Children's Monitor Online
A Public Policy Update from the Child Welfare League of America

   
   
Vol. 19, Issue 31: 7/31/2006   
Headlines

PSSF Reauthorization Ready for Conference Committee

Senate Health Care Subcommittee Holds Hearing on CHIP at 10 Years

Senate Appropriations Bill Contains Few Spending Increases in Human Services

Child Safety Bill Goes to President After House Approval

Senate On the Job One More Week Before Break

CWLA Legislative Alerts Available to Subscribers

Key Upcoming Dates for Congress



PSSF Reauthorization Ready for Conference Committee

On July 25, the House of Representatives adopted by voice vote its version of a reauthorization of the Promoting Safe and Stable Families Program (PSSF), H.R. 5640. The Senate adopted its legislation, S. 3525, on July 13. The next step will be a conference committee between members of the House Ways and Means Committee and the Senate Finance Committee.

PSSF currently provides approximately $395 million a year to states to fund four programs: adoption support, family support, family reunification, and family preservation. States must allocate at least 20% of their funding to each of the four programs. PSSF funds include $305 million in mandatory funds and $89 million in discretionary funds. Mandatory funds do not need to be appropriated each year; discretionary or authorized funds do require an annual appropriation. Since 2001, full funding for PSSF—the authorized level—has been $505 million, a total it has never reached.

As a result of the Deficit Reduction Act, enacted in February, $40 million in mandatory funding was added to PPSF, raising funding from $305 million to $345 million. The House reauthorization bill designates the $40 million increase in mandatory funds for child welfare workforce initiatives tied to meeting a requirement that states ensure children in foster care receive monthly visits. The $40 million is awarded to all 50 states and the District of Columbia, but states would have to provide data to prove they are meeting the monthly visit requirement. The Senate version of the PSSF reauthorization would designate the $40 million for state and local grants targeted to methamphetamine abuse.

The House bill establishes a number of changes to the Child Welfare Services (CWS) program, Title IV-B part 1. Administrative funding would be limited to 10%, the plan requirements would be modernized, and states that had been able to spend some of these funds on foster care, adoption, and child care due to a grandfather clause from 1979 would be further restricted, with most of the CWS funds to be spent on child welfare services. CWS is currently funded at $289 million, with authorization levels set at $325 million. It has never received the full annual appropriation. The Senate bill does not make changes to CWS funding.

Both bills would strengthen access to funds for tribal governments by increasing and clarifying the amount of national funds set aside for tribes and by allowing tribes to form consortia to apply for grants. Other similarities include reauthorizing PSSF for five years, extending the Mentoring Children of Prisoners program, reauthorizing the Court Improvement program, and continuing the authorization of $200 million in discretionary funding for the main PSSF programs.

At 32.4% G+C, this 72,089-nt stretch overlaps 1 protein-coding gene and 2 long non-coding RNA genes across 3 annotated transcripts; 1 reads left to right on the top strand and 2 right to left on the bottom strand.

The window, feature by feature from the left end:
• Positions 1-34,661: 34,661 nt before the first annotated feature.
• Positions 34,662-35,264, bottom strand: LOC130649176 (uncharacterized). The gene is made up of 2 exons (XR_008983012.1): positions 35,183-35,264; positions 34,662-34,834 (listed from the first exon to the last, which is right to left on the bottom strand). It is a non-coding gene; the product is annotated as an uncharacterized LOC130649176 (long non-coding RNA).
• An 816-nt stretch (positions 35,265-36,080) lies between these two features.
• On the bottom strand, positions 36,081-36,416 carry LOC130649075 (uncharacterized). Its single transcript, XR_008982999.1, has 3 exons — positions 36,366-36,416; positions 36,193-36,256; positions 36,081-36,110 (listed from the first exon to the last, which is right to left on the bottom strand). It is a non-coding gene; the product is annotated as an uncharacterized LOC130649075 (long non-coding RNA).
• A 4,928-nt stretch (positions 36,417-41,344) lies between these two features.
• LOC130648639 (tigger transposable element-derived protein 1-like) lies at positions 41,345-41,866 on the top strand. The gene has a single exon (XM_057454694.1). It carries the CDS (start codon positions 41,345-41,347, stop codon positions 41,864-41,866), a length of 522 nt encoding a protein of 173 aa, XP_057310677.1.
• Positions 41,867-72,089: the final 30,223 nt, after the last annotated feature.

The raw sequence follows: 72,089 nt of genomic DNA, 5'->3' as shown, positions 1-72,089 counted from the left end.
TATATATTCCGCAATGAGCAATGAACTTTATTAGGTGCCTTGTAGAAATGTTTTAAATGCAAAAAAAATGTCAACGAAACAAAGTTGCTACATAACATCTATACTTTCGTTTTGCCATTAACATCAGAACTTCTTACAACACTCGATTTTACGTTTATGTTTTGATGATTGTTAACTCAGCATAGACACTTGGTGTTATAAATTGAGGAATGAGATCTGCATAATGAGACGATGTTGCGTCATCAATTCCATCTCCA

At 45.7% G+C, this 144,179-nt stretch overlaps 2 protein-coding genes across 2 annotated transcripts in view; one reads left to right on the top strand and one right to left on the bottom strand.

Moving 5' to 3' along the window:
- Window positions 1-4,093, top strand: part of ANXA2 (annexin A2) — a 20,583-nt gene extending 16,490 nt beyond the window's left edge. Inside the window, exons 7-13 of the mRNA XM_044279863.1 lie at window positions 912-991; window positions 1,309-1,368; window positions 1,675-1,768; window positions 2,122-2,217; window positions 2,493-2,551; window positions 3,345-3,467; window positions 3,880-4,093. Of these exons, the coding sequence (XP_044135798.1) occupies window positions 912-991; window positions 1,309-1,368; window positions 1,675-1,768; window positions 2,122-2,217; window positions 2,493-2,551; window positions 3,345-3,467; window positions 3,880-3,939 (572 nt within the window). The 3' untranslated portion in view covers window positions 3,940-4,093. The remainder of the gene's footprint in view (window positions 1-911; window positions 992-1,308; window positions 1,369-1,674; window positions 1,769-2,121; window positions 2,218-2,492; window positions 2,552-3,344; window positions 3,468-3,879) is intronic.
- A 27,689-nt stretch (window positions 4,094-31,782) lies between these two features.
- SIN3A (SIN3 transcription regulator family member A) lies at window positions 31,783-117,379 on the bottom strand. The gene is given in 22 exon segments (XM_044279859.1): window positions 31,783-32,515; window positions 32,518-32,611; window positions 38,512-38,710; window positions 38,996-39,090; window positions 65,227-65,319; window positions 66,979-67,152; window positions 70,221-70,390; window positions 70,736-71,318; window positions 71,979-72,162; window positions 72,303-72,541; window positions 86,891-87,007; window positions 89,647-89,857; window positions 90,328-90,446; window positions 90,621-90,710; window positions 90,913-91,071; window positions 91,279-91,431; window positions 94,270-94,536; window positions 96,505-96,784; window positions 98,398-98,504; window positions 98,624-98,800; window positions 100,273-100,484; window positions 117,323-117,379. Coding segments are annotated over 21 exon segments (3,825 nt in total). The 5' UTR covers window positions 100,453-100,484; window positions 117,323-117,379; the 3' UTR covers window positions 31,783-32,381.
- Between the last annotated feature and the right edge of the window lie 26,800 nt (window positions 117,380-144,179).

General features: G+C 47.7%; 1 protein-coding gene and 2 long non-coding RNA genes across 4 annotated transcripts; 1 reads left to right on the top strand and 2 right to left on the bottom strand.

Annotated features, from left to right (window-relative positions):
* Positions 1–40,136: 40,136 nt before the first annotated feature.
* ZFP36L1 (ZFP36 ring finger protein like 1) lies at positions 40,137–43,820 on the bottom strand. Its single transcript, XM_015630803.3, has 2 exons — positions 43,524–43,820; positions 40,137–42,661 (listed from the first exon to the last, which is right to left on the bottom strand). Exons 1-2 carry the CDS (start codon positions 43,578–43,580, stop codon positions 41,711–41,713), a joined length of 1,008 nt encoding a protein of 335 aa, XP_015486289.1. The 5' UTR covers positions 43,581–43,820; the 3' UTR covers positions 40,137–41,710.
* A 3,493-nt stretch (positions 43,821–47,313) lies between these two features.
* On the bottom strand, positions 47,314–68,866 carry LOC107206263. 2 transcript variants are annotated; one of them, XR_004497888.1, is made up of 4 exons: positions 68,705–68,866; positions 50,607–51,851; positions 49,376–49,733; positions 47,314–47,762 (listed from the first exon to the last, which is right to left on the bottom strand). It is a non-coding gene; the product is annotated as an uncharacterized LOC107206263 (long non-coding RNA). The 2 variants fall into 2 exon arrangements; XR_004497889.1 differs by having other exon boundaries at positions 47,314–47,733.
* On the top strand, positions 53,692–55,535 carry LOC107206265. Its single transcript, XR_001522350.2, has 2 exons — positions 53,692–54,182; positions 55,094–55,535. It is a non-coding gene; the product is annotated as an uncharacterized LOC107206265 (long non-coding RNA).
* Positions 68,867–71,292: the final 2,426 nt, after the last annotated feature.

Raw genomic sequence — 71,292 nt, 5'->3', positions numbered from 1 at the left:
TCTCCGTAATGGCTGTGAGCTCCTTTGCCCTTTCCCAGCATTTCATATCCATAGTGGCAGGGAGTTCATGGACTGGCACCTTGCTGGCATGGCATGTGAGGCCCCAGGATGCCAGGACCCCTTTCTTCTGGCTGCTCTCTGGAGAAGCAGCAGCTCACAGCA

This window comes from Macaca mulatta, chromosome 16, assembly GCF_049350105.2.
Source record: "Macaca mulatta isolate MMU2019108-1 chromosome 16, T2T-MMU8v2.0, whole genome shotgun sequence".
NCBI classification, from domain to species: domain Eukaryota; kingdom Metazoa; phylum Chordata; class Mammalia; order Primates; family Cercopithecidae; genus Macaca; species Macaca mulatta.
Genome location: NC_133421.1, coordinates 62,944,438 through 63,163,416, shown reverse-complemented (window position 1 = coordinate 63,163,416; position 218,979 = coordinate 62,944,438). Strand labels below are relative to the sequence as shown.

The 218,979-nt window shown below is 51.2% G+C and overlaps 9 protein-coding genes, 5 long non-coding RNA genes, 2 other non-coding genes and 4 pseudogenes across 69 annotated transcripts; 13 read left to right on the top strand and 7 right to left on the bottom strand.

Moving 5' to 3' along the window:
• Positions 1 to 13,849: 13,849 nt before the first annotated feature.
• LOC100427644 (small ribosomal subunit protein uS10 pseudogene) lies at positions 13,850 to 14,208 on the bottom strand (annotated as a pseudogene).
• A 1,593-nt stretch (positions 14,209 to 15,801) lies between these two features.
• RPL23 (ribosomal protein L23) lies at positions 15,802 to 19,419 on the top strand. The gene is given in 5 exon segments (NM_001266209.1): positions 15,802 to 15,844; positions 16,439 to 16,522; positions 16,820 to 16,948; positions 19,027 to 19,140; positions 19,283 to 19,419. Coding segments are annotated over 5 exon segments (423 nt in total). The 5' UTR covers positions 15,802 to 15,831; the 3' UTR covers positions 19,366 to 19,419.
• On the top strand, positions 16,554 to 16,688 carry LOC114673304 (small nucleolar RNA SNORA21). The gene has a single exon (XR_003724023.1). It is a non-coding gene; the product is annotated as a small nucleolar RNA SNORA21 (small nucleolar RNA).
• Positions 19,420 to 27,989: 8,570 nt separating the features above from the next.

Now, the Senate and House will have to bridge some very different approaches. Chief among them are whether the $40 million earmarked for special purposes should be provided to all 50 states or only to states or agencies applying for the funds, and whether to spend funds on workforce development or methamphetamine abuse.

Meanwhile, the appropriations legislation in the Senate calls for a cut of $14 million in PSSF discretionary funds. This reduction, if enacted, would mean that PSSF funding would have been cut by $25 million over the past two years, and under the two reauthorization proposals, none of the $40 million would be available to make up for the loss, since it is earmarked for special purposes.

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Senate Health Care Subcommittee Holds Hearing on CHIP at 10 Years

On July 25, the Senate Finance Subcommittee on Health Care held a hearing on the State Children's Health Insurance Program, "CHIP at 10: A Decade of Covering Children." Panelists included Senators Edward Kennedy (D-MA) and John D. Rockefeller IV (D-WV), and Mark McClellan, Administrator for the Centers for Medicare and Medicaid Services (CMS).

Statistics were presented on the success of the program; at the same time, concerns were expressed for the need for additional funding to address budget shortfalls in states and expand coverage. CMS estimates 17 states will experience a budget shortfall for FY 2007. Kennedy noted that 36 states would run out of funds required just to meet current needs by the year 2012 if funding is not increased. Both he and Rockefeller asserted the importance of adequate future funding to allow states to continue to expand coverage.

McClellan said the administration wants to work further with Congress in increasing enrollment, as 5.5 million children below 200% of the poverty level are not enrolled in SCHIP. In regard to funding, he noted that alternative financing mechanisms need to be explored, and asserted that billions of unspent dollars could be reallocated to states suffering financing shortfalls.